While many people say they fear going to the dentist it is more often the cost rather than the drill that causes the most pain. More than one-third of Australians say they put off going to the dentist because they cannot afford it.
Australia ranks among the bottom third of OECD countries for adult dental decay and people on low incomes and those living in poverty and social disadvantage experience a disproportionate burden of disease. Research shows they experience higher rates of tooth loss and decay and the most difficulty accessing and affording dental services.
The expert report of the National Advisory Council on Dental Health, released last week, seeks to address the current inequities in dental health by proposing a new national oral health system to provide equitable, affordable access to dental care for all Australians.
The report prioritises children and lower income adults as the first step to creating a more universal system. It outlines four options that would build on existing frameworks for an individual capped benefit scheme or expand state public dental services. Funding would cover basic dental services including diagnostic, preventive and routine care, with the provision for more expensive services in exceptional circumstances.
The National Health and Hospital Reform Commission identified the need for dental reform as a priority nearly three years ago. It recommended universal access through a ‘Denticare’ scheme, which was rejected by the Government due to the $3billion price tag.
Last week’s Report recommends a minimum $56 million on child dental services and $0.3 billion on adult services in 2012. Importantly, the Report recommended foundational measures to develop a national scheme over time, recognising that even a blank cheque won’t address current deficiencies such as numbers in the dental workforce and their disparate distribution across the country.
Opponents of a universal access scheme argue that our oral health workforce and infrastructure are inadequate to service the tsunami of people who would scramble to get into the dentist chair. Critics also argue that the cost of the scheme would be too great in the current economic climate.
While a comprehensive dental system may be seen as financially costly, the cost of doing nothing is just as high and continues to mount. Poor access to dental care has significant costs to society. In 2009-10 the direct cost of dental services was $7.7bn, and indirect costs to the economy have been estimated of up to $2bn.
Much of these costs could be avoided through timely, preventive dental care, not to mention the costs to social and economic participation as stigma and self-doubt from poor teeth undermine individual efforts to obtain and maintain employment and meaningful social relationships.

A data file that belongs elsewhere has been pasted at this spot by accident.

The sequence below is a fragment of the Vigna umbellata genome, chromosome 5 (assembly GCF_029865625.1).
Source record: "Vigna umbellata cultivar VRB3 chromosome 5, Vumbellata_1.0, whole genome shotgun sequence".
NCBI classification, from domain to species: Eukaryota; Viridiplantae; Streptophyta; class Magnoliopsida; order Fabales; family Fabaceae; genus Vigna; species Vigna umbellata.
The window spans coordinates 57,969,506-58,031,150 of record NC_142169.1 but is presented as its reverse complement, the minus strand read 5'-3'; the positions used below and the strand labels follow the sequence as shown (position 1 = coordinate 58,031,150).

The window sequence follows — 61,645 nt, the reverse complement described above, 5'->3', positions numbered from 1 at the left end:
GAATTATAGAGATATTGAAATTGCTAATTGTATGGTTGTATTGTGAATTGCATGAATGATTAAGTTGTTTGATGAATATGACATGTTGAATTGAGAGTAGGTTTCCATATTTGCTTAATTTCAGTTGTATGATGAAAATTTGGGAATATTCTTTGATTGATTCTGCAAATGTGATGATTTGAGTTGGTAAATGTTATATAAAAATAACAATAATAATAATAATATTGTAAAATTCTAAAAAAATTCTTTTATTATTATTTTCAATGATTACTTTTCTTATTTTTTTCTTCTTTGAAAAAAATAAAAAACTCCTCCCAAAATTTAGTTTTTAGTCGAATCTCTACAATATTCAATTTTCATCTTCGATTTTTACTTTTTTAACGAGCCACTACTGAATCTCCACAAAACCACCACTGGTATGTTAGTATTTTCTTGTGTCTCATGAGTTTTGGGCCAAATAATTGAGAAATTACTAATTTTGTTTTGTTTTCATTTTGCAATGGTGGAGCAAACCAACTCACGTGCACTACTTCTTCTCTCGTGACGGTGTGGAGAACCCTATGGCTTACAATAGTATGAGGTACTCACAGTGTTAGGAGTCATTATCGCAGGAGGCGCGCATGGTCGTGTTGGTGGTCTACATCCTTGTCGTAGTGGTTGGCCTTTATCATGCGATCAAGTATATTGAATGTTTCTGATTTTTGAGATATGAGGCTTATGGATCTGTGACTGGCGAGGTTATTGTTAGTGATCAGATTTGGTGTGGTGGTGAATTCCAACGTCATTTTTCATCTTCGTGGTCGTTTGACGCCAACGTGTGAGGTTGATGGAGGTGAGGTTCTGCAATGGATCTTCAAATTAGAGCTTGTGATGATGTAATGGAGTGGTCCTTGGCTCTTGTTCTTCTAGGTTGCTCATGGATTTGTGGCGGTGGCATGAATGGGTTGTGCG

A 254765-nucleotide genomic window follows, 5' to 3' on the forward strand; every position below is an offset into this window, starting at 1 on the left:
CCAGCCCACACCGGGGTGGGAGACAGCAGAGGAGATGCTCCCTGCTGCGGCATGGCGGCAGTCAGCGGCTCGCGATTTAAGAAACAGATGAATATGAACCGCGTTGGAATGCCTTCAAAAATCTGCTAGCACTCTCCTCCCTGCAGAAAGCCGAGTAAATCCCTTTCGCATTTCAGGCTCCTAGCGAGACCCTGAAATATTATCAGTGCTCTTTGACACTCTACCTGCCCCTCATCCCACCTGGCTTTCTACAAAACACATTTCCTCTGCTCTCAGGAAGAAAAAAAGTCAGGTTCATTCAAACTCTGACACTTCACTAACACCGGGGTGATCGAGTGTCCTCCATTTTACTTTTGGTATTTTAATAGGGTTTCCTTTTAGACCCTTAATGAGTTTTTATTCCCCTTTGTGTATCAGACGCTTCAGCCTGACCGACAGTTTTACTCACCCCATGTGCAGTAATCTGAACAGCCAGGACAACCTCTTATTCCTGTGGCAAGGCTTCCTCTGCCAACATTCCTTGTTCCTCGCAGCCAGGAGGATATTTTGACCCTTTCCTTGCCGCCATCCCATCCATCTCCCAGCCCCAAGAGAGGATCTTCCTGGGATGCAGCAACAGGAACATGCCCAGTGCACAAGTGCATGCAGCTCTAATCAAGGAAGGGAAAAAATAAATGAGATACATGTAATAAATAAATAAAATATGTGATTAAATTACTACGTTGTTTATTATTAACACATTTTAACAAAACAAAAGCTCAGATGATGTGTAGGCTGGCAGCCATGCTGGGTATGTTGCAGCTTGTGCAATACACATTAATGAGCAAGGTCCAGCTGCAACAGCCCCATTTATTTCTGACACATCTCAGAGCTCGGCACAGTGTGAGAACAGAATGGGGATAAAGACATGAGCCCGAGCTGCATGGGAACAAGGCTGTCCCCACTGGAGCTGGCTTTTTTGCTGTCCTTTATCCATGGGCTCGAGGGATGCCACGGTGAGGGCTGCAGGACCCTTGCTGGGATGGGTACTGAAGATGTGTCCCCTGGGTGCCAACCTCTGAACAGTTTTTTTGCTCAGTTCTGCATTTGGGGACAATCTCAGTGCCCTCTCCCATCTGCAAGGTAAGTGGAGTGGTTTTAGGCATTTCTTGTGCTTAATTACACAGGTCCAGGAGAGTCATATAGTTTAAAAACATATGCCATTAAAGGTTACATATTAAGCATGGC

In recognition of the current funding climate the Dental Council has proposed options that can be scaled up or phased in over time. They provide stepping-stones on the path to a universal access system. The most conservative model targeting those people already on public waiting lists would cost $343m in 2012-13. This is around two-thirds less than current Commonwealth expenditure on dental programs.
While targeted measures for those children and adults most in need are essential, they must not be the end point. The Medicare principles underpinning our health system mean that all Australian’s are entitled to the same good quality care based on individual need rather than ability to pay.
This year’s Federal Budget is the opportunity to commence a comprehensive plan to bring dentistry into Australia’s universal health system. It is simply not fair that so many Australians are missing out on essential dental care, most noticeably for those on low incomes.
The Council report provides options that are fiscally responsible and pragmatic. They would improve dental care for those children and adults in greatest need, while laying the foundations for a more universal access system for all Australians.
Building on the Government’s commitment to significant dental reform in this year’s budget, the new Health Minister Tanya Plibersek has made welcome comments that revamping the dental system would be one of her priorities in the health portfolio. This Federal Budget lets see the Government put its money where its mouth is.
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